On Saturday, a 30th horse died since Dec. 26 at Santa Anita Park in Southern California. Unfortunately, it was also the fourth this month and the 20th over the last three and a half months.
Owners of American Currency, the latest horse to pass away at the track, banned Hall-of-Fame trainer Jerry Hollendorfer on Saturday after this latest incident. This was also the fourth horse to die under his watch since late December.
Because of the excessive number of casualties, one of America’s favorite sports to bet on is now in serious jeopardy of facing major changes. The Los Angeles County district attorney’s office, California Gov. Gavin Newsom and Sen. Dianne Feinstein (Dem.) are now spearheading an investigation into what could be causing this horrific number of deaths to keep piling up.
The Stronach Group, which owns Santa Anita Park and six other racetracks in the U.S., blames corrupt trainers and owners for all of these deaths. Despite laying down tough drug and safety rules for the horses here in America, there’s obviously nothing that has worked yet.
“Individuals who do not embrace the new rules and safety measures that put horse and rider safety above all else will have no place at any Stronach Group racetrack,” according to the company’s statement. “We regret that Mr. Hollendorfer’s record in recent months at both Santa Anita and Golden Gate Fields has become increasingly challenging and does not match the level of safety and accountability we demand.”
This month, regulators from California said a team of medical and racing officials would put horses through tougher restrictions in order to race. Even with these newer guidelines, it’s possible that anomalous weather conditions and fatigue were among the main factors.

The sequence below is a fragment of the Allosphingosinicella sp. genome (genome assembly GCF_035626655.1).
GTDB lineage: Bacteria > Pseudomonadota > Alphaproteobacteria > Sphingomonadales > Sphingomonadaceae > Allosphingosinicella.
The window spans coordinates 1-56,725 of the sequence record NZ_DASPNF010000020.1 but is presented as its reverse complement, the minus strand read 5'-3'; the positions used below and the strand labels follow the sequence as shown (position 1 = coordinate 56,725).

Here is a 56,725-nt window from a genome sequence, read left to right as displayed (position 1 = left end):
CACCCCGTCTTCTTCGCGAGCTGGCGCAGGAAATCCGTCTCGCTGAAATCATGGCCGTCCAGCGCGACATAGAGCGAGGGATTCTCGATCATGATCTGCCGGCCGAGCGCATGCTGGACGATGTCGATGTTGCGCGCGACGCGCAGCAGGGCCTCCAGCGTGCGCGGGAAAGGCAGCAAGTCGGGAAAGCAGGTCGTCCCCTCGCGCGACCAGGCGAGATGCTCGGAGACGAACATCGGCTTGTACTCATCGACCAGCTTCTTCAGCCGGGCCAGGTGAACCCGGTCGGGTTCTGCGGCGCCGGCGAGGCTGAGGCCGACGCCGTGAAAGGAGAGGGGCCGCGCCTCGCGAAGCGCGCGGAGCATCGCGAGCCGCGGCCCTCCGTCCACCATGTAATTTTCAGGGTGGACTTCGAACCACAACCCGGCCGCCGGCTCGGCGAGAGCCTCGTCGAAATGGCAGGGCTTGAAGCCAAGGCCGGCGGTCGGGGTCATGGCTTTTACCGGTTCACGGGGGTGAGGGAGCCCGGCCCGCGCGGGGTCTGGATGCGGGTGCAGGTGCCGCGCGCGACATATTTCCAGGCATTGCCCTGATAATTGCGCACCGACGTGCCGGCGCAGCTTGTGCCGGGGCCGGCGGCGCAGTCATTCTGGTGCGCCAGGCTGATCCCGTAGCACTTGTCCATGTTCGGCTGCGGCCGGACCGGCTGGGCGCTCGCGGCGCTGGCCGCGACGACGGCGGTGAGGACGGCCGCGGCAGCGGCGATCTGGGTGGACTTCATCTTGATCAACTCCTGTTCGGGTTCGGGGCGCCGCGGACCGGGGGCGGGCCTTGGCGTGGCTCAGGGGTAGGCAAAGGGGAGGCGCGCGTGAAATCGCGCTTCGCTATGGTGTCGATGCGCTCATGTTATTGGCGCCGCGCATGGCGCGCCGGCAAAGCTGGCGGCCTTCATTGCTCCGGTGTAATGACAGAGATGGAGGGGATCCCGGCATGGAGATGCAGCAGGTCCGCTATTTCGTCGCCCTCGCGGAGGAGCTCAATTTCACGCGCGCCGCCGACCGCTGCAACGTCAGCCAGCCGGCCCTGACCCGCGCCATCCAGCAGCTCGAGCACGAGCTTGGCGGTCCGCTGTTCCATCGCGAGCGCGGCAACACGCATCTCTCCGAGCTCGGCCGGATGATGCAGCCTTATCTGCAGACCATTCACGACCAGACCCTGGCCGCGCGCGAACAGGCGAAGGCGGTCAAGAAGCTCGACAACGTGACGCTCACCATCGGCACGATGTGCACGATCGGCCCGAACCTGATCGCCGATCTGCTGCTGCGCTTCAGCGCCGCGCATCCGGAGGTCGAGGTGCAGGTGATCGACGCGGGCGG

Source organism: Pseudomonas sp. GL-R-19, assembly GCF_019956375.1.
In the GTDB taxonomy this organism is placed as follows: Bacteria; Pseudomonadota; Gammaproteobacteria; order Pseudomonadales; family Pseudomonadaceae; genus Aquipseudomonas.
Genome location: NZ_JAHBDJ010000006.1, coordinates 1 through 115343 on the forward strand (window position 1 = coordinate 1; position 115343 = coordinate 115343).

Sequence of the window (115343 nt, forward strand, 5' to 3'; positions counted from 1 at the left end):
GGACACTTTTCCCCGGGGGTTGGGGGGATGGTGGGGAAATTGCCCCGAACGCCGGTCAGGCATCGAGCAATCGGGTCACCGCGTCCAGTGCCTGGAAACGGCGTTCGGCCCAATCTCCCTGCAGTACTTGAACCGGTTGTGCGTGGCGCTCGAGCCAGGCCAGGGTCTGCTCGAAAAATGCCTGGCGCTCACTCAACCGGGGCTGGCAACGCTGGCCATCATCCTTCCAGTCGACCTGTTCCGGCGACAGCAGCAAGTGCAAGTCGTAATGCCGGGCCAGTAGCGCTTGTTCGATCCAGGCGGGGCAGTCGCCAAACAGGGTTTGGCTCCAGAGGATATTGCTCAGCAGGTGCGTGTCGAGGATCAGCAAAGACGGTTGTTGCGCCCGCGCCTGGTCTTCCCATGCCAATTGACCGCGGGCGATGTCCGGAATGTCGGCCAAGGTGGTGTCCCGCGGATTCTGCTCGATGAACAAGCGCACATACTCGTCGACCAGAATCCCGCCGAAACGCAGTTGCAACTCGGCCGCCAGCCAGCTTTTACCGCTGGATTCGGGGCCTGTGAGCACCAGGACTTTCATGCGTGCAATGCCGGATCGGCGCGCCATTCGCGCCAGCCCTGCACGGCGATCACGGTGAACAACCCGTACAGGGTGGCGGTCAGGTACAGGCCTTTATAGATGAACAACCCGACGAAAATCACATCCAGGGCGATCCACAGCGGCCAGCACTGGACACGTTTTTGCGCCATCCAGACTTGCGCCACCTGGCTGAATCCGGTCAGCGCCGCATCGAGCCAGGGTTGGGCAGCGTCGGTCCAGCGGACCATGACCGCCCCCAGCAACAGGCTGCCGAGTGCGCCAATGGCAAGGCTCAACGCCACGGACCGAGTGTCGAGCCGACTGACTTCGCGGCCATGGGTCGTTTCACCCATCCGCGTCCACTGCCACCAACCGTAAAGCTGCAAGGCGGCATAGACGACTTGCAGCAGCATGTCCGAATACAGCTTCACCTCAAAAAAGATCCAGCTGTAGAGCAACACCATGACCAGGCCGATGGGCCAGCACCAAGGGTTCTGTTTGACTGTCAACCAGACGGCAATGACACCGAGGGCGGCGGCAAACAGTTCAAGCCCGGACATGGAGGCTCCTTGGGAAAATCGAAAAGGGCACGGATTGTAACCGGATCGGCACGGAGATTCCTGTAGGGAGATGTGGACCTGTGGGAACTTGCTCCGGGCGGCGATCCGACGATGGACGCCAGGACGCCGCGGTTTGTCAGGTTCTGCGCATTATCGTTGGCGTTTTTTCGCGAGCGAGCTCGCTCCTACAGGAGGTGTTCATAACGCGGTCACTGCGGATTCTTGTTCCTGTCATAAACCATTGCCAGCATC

There were 10 horses that died per week on average at U.S. racetracks in 2018, according to the Jockey Club’s Equine Injury Database. That’s two and a half times as many as the rest of the world combined.
Each side – horse breeders/owners and racetrack owners – has their hands up in the air.
On one hand, horse breeders/owners support a federal bill to create a national standard from drug testing and medications in thoroughbreds to be overseen by the United States Anti-Doping Agency. On the other hand, the associations representing horse trainers and racetrack owners claim that these changes are too expensive and invasive.
New York had a similar spike in fatalities from Nov. 30, 2011, to March 18, 2012, where 21 horses died over that time frame. A task force was formed by the state, as they examined the sport’s culture up and down. A 100-page document of findings came of it, and since then, the number of horse deaths plummeted from 2.19 to 1.20 for every 1,000 races.
Jerry Bailey, a Hall-of-Fame jockey, was a part of that New York task force and offered an interesting sentiment for the rest of the horse racing industry to consider.
“We need a commissioner,” he said. “Other sports have increased attendance, revenue, and the bottom line. And that’s because the entire group has to collectively do what’s good for the group. Racing hasn’t done that.”